Friday, September 10, 2010

A damaged hero, but one we will always remember.

It is difficult to like Pete Rose. It is difficult to hate Pete Rose.

He will be honored in Cincinnati tomorrow on the anniversary of his record 4192th hit 25 years ago to the day.

You admire what he did on the field. You abhor what he did off the field.

He was as good as it gets on the field; he was a really bad human being off the field.

He deserves his fate, the worst punishment of all for someone like him, forever being denied entrance to the pantheon to which his accomplishments so clearly destined him.

A terrible price. A deserved price.

Here in Philadelphia, the man is part of our history. The Phillies would never have won the first world championship in their history in 1980 without him. He taught them how to win and he showed them how to win.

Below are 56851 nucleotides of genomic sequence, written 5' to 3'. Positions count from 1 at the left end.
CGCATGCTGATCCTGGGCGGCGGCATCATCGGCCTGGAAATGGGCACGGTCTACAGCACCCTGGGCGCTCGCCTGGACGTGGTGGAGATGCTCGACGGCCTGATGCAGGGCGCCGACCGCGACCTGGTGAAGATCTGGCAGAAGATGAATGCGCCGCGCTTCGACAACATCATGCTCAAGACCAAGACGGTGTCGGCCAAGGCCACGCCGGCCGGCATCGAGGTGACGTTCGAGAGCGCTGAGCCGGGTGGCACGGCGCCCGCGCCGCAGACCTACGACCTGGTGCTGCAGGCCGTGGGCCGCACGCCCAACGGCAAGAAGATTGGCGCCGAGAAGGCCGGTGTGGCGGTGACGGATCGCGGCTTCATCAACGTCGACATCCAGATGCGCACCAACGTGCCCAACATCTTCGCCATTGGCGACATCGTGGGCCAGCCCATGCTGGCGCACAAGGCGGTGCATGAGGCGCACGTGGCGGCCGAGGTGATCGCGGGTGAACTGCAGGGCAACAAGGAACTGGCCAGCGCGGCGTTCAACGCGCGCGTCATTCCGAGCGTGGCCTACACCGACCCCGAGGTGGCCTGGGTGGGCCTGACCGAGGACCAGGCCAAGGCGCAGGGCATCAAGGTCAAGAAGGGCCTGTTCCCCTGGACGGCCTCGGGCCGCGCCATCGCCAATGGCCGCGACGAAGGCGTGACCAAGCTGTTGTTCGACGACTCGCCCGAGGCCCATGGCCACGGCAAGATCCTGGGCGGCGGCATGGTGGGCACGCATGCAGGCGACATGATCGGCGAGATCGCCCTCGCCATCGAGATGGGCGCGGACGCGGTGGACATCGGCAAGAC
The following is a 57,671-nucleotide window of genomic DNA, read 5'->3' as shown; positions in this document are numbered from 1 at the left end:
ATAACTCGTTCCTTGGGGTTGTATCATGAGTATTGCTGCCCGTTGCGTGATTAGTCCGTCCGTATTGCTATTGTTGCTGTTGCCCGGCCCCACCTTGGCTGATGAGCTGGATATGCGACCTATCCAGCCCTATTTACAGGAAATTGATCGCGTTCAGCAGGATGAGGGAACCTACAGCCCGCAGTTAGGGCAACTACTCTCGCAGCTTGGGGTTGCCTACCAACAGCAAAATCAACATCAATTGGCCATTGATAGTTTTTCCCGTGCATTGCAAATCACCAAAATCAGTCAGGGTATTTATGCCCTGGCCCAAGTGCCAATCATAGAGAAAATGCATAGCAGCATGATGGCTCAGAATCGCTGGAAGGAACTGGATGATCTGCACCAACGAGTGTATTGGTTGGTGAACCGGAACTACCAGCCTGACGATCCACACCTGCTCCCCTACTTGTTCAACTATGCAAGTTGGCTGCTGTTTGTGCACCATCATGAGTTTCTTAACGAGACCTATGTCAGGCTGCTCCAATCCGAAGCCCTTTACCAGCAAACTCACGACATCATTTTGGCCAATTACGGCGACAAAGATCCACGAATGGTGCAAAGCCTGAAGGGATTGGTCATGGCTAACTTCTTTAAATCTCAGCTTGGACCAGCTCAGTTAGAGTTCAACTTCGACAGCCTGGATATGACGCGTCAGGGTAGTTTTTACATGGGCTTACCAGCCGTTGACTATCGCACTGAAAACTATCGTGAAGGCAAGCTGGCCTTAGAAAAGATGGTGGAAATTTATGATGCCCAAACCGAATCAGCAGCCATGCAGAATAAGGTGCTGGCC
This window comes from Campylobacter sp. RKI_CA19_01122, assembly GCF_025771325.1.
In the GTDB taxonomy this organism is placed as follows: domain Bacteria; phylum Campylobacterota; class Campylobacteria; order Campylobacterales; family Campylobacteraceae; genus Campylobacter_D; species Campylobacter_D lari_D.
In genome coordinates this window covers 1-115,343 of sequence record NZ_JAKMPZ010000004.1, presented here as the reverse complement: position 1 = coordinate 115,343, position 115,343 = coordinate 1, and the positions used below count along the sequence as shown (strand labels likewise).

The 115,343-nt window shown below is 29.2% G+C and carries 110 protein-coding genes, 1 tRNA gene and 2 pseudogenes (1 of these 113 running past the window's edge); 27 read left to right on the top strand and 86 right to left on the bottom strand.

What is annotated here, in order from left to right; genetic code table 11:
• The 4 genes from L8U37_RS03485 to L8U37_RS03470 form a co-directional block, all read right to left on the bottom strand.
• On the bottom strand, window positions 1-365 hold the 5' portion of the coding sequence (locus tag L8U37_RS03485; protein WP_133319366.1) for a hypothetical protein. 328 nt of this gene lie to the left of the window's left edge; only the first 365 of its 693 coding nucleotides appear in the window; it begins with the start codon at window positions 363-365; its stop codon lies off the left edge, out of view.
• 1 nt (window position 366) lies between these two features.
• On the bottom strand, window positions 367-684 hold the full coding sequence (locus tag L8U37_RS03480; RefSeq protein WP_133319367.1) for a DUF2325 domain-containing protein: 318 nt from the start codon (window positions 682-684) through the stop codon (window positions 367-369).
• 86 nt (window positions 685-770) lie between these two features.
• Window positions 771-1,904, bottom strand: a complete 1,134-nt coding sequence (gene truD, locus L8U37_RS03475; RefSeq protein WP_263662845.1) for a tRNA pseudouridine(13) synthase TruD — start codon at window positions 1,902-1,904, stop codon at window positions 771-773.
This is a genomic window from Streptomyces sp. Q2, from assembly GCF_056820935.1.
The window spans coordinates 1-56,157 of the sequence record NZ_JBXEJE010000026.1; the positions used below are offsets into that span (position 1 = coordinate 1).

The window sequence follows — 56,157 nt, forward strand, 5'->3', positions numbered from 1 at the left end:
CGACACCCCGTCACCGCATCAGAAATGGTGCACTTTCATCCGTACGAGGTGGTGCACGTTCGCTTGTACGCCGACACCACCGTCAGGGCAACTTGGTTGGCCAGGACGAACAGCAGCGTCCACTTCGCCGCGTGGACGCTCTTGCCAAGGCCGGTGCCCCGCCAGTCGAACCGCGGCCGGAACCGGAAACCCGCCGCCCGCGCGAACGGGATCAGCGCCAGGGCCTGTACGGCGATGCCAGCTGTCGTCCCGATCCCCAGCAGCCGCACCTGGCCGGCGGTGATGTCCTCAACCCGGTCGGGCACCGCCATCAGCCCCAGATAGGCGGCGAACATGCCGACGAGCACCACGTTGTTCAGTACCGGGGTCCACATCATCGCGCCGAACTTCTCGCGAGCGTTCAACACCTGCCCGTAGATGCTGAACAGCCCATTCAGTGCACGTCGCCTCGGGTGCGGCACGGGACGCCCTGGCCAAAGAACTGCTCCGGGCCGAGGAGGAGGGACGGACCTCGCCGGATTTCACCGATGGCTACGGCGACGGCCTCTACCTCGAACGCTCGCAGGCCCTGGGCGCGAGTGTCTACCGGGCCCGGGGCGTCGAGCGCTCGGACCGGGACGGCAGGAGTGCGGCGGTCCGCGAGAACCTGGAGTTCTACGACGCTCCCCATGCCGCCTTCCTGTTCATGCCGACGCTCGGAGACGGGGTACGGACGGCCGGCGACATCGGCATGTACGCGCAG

In that final game against Kansas City, his catching a foul ball in the ninth inning in front of the first base dugout as it bounced out of the mitt of catcher Bob Boone is as indelibly ingrained in our memories as is Mike Schmidt rounding first base in the third inning and clapping his hands as he drove in what would turn out to be the winning runs or the  Tug McGraw leaping in the air as the final strike flew past Willie Wilson or The Tugger then turning, as agreed, for Schmidt to jump into his arms before the whole team piled on into a sprawling mass of ecstatic humanity.

Pete Rose will always have that. And it will have to be enough.

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